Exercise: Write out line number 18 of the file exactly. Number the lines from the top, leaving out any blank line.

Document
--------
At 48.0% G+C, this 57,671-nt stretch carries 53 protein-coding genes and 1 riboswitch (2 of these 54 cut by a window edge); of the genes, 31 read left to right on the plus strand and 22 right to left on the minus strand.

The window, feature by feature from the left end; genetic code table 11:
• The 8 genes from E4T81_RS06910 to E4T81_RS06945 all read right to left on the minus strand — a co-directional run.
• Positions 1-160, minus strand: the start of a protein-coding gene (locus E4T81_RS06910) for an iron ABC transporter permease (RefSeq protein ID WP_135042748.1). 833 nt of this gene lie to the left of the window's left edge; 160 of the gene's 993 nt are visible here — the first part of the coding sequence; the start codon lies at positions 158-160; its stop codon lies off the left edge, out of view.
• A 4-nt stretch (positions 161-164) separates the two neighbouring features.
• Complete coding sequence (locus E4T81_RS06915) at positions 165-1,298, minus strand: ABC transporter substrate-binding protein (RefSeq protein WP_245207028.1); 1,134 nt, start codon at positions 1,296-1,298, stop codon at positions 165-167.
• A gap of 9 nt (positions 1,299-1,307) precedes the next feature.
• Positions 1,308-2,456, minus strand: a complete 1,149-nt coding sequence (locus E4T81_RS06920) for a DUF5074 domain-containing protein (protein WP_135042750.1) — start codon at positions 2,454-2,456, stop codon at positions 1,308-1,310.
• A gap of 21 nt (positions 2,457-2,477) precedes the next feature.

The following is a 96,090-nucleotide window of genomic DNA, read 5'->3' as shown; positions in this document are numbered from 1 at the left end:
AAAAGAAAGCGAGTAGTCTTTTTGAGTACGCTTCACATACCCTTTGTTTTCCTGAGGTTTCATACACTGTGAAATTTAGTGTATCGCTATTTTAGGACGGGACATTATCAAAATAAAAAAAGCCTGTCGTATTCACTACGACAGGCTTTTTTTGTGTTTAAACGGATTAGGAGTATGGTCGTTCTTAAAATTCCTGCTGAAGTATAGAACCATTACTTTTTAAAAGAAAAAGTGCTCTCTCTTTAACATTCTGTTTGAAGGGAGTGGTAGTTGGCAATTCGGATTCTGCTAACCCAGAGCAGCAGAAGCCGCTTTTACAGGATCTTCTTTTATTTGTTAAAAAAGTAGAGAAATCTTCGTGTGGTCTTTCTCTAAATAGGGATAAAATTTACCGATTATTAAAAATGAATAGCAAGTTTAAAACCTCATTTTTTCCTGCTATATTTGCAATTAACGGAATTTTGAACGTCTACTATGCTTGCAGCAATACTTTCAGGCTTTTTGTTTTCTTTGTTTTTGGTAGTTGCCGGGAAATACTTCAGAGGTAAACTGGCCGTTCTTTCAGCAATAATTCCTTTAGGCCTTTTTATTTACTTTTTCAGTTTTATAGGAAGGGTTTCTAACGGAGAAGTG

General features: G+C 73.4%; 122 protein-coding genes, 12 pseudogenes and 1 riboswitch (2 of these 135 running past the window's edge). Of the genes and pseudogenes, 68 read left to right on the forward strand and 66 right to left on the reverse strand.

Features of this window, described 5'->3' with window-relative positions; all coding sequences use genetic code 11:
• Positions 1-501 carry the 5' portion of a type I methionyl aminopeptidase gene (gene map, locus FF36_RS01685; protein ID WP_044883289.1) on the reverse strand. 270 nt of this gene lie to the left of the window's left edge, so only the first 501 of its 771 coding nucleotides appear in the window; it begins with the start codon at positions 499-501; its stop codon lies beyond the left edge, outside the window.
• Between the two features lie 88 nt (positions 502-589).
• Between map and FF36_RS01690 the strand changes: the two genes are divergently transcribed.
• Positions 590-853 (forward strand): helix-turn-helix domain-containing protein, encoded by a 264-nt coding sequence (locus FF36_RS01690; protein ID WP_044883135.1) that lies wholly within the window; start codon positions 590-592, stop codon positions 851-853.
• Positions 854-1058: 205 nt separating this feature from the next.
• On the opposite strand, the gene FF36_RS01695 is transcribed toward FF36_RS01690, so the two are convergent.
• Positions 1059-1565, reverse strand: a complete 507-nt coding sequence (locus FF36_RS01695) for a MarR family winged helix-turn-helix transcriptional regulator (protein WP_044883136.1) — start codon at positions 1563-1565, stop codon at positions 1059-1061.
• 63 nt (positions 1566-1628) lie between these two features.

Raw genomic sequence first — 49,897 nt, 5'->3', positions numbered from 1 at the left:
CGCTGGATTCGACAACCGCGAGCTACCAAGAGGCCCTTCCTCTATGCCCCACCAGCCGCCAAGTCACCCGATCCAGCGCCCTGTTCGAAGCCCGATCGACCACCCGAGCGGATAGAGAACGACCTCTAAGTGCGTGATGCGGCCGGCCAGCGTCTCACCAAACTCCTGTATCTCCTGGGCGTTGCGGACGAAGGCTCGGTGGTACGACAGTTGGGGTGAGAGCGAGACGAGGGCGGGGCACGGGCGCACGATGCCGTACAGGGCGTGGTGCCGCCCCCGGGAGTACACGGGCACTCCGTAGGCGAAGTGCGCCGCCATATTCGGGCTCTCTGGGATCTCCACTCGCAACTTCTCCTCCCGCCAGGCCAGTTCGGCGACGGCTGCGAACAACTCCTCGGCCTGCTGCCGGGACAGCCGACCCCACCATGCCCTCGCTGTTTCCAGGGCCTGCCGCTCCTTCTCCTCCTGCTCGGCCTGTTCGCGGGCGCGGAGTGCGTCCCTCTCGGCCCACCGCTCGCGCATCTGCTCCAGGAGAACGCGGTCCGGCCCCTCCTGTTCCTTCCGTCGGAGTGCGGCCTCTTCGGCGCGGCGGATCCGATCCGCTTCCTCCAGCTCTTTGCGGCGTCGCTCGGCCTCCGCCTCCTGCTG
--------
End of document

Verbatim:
• Positions 854-1058: 205 nt separating this feature from the next.